HAMILTON, Bermuda (Oct. 6, 2023) — The 71st Bermuda Gold has been paused for two days due to the passage of Tropical Storm Philippe, but tomorrow’s Semifinal Round should reignite the pyrotechnics on Hamilton Harbour with two matches featuring well-known, if not bitter rivals.
The semifinal pairings haven’t been officially announced yet, that will happen at tomorrow morning’s skippers’ briefing, but it’s a safe bet that Johnie Berntsson’s (SWE) Berntsson Racing Team will choose to race Harry Price’s (AUS) Down Under Racing. Berntsson has earned the right to choose his opponent based on his undefeated record.
That would force a matchup between Taylor Canfield’s (USA) Stars+Stripes Team USA against Ian Williams’ (GBR) Chinaone.Ningbo crew in a renewal of hostilities from the 2020 Final where Canfield suffocated Williams in a contentious, penalty-marred four-race series.
The conditions tomorrow stand to be “fruity” with a southwesterly wind of 15 to 25 knots forecast. A skippers’ briefing is planned for 0900 ADT, with the first attention signal planned for 1000 ADT. The winners will be the first to score 3 points.
“It’s fascinating to have the 2020 Final as one of this year’s semifinals,” said Principal Race Officer David Campbell-James. “That was a full-on match, especially when they hit the commentary boat, and it’ll keep the umpires on their toes. In the other match, Johnie was punchy in the quarterfinals, and I think on the basis of match racing tactics he will be hard for Harry to beat.”
The Canfield-Williams match should set the harbour ablaze as Williams will be not only looking to avenge the loss in 2020 but also stop Canfield’s mastery. Canfield beat Williams 3-1 in the 2013 quarterfinals, 2-1 in the 2014 Petite Final, and 3-1 in the 2020 Final.
The Final three years ago was a penalty-marred affair that Canfield dominated. The turning point was the pre-start of Race 2, when Canfield spun Williams into the commentary boat. Damage was done to the bows of each boat as well as the port side of the commentary boat. Williams, already penalized for an earlier incident, received a second penalty and later was assessed a scoring penalty of .75 points, which put him down 2-(-.75) after two races. Williams won Race 3 but then lost Race 4 and the series.
“Obviously we’ve raced Taylor a lot over the last 10 years,” said Williams. “If we can keep the umpires out of the game, we’ll have a good shot.”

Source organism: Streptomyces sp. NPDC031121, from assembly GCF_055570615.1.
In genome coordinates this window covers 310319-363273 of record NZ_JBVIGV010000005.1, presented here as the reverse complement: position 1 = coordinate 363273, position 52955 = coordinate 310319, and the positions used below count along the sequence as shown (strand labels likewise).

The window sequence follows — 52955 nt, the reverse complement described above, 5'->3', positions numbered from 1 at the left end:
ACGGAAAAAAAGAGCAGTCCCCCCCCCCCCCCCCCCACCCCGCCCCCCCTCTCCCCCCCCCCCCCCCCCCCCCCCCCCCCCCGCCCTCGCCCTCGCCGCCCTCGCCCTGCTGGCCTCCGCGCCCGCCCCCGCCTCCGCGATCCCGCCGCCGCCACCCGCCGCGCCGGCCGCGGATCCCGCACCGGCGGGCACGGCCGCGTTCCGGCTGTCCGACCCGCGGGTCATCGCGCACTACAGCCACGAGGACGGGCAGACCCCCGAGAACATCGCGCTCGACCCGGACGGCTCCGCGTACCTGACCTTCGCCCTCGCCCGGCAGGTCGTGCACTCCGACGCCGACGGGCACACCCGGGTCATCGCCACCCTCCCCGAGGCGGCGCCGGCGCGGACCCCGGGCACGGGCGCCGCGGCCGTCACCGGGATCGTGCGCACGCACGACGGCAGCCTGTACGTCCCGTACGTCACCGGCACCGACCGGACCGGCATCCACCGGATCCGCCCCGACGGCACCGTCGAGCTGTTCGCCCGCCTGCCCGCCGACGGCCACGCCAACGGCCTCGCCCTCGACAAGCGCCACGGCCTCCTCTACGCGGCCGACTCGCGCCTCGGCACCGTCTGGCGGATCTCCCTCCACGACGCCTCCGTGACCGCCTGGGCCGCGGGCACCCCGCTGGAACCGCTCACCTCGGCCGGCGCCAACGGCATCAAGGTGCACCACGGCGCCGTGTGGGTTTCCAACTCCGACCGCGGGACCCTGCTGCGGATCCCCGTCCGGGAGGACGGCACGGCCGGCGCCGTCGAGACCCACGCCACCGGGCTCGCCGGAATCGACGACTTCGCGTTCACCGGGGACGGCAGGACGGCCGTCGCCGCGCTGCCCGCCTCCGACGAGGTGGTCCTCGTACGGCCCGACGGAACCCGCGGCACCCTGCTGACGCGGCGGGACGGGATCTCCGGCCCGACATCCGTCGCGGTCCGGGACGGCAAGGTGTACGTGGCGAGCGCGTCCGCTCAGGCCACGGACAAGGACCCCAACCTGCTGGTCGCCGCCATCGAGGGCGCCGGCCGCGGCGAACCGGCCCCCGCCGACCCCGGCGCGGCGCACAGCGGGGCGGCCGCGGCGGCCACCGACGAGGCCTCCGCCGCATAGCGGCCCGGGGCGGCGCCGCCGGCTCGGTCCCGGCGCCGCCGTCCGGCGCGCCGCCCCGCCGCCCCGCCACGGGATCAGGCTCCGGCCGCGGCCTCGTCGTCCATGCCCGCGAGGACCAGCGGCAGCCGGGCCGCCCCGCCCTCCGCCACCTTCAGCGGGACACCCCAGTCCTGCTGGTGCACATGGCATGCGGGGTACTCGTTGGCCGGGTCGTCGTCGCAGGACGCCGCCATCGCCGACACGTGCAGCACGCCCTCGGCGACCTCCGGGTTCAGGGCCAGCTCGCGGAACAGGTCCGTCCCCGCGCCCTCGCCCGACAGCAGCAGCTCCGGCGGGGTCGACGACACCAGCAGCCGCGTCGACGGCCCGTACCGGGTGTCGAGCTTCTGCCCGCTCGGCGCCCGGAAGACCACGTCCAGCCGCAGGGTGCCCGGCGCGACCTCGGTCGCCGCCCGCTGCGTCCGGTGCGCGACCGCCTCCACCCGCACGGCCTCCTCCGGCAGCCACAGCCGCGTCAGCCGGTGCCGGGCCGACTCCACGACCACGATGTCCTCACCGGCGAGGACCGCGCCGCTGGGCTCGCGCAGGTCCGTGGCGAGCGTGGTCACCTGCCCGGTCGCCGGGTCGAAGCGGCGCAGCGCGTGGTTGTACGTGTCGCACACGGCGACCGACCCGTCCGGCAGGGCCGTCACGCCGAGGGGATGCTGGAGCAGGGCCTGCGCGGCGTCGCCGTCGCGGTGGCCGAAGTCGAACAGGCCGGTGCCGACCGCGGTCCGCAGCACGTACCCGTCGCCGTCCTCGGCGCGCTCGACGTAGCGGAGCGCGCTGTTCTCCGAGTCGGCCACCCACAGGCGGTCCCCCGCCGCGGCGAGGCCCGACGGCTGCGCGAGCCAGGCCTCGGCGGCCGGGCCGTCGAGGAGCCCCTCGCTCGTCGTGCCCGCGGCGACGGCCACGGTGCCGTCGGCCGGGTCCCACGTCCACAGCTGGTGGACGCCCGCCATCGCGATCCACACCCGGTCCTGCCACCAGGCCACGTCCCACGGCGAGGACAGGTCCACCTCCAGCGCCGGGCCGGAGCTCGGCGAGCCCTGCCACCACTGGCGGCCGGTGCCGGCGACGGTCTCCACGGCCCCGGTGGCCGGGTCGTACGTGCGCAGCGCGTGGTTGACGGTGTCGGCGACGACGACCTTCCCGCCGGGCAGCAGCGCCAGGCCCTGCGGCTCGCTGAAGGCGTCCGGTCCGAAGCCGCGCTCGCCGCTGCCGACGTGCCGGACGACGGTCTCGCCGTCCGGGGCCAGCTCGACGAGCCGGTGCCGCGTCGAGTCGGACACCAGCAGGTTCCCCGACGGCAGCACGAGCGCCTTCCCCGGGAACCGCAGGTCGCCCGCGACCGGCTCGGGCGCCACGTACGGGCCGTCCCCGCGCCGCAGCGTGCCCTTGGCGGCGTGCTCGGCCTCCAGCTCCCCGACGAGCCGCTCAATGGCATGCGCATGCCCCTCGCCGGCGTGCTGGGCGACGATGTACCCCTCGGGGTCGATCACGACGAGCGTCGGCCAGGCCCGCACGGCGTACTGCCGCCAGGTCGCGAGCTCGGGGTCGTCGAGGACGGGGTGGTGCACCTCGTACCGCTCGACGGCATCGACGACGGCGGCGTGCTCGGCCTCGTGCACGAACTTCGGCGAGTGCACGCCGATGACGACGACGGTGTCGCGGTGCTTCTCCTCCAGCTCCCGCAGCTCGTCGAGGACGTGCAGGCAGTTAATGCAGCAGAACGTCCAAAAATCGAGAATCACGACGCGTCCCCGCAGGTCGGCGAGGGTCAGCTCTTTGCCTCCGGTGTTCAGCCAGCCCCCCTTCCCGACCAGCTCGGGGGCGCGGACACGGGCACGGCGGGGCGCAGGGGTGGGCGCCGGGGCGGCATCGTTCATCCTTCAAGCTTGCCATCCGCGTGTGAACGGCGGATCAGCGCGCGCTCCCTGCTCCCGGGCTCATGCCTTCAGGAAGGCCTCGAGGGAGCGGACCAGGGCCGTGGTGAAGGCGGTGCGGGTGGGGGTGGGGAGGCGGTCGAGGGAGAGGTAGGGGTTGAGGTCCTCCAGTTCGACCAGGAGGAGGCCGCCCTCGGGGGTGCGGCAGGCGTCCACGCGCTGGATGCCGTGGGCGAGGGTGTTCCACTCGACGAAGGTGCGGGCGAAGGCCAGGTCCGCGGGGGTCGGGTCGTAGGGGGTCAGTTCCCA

“We’re happy to race anyone,” said Canfield. “We’ve had some great matches here against Ian, there are very few times he’s beaten us. We’re confident, a bunch of old boys ready to take it on.”
The Berntsson-Price match would be a renewal of the semifinals in 2019, where Berntsson extinguished the upstart’s debut run with a 3-0 victory. Berntsson has been unbeatable this week, winning all 11 of his races. He should’ve sailed only 10 races, but a scoring penalty in Race 3 of the quarterfinals for causing damage in a collision resulted in an additional race to score the 3 points required for advancement.
“It’s always a pleasure being in the semifinals,” said Berntsson. “We were on the ropes a bit in the quarterfinals, we had some tight racing. I’m happy to have this team that is doing everything right and solving all the problems that I get them into.”
“We just need to win the races,” said Price. “We’re in a better position with the way we’re starting and handling the boat. More experience certainly helps. There’s no reason why we can’t do it and at least have some good matches. Hopefully we’ll come out on top with the damage deposit intact and everyone smiling.”
The championship trophy for the Bermuda Gold Cup, the King Edward VII Gold Cup, dates to 1907 and is the oldest match racing trophy in the world for a competition involving one-design yachts. It is one of the most coveted championships in match racing. New Zealander Russell Coutts, who’s won the America’s Cup five times as a skipper or Chief Executive Officer, is the all-time winner with seven championships between 1990 and 2004. The regatta has been run in its current format, as a ladder-style tournament on the confines of Hamilton Harbour, since 1985.
Berntsson, Canfield and Williams are three of the most experienced skippers at the Bermuda Gold Cup, having raced the regatta a combined 33 times. The 46-year-old Williams leads the group with 13 appearances. Berntsson, 52, has 12 appearances and the 34-year-old Canfield eight.
Canfield, the regatta’s reigning champion, has won the title three times (2012, ’18, ’20). Berntsson (2008, ’14) and Williams (2006, ’19) have two titles apiece.
Price, 28 years old, is the newcomer to the group and has advanced to the semifinals for the second time in two appearances. He placed third overall in 2019, when he won the Jordy Walker Trophy for the best performance by a newcomer. Canfield won the Jordy Walker Trophy in 2012, the first year it was awarded, to coincide with his first title.
FOR MORE INFORMATION
Nicole Butterworth, Royal Bermuda Yacht Club Sailing Office, firstname.lastname@example.org
Sean McNeill, Bermuda Gold Cup Press Officer, email@example.com
James Pleasance, World Match Racing Tour, firstname.lastname@example.org
71st BERMUDA GOLD CUP
- Johnie Berntsson (51, Stenungsund, Sweden) Berntsson Sailing Team
Crew: Herman Andersson, Bjorn Lundgren, Patrik Sturesson
- Taylor Canfield (34, Miami, USA) Stars+Stripes Team USA
Crew: Robby Bisi, Mike Buckley, Ian Liberty, Erik Shampain
- Harry Price (28, Sydney, Australia) Down Under Racing
Crew: Taylor Balogh, Julia Lines, Connor Mashlan
- Ian Williams (46, Lymington, England) Chinaone.Ningbo
Crew: Jon Gunderson, Gerard Mitchell, Richard Sydenham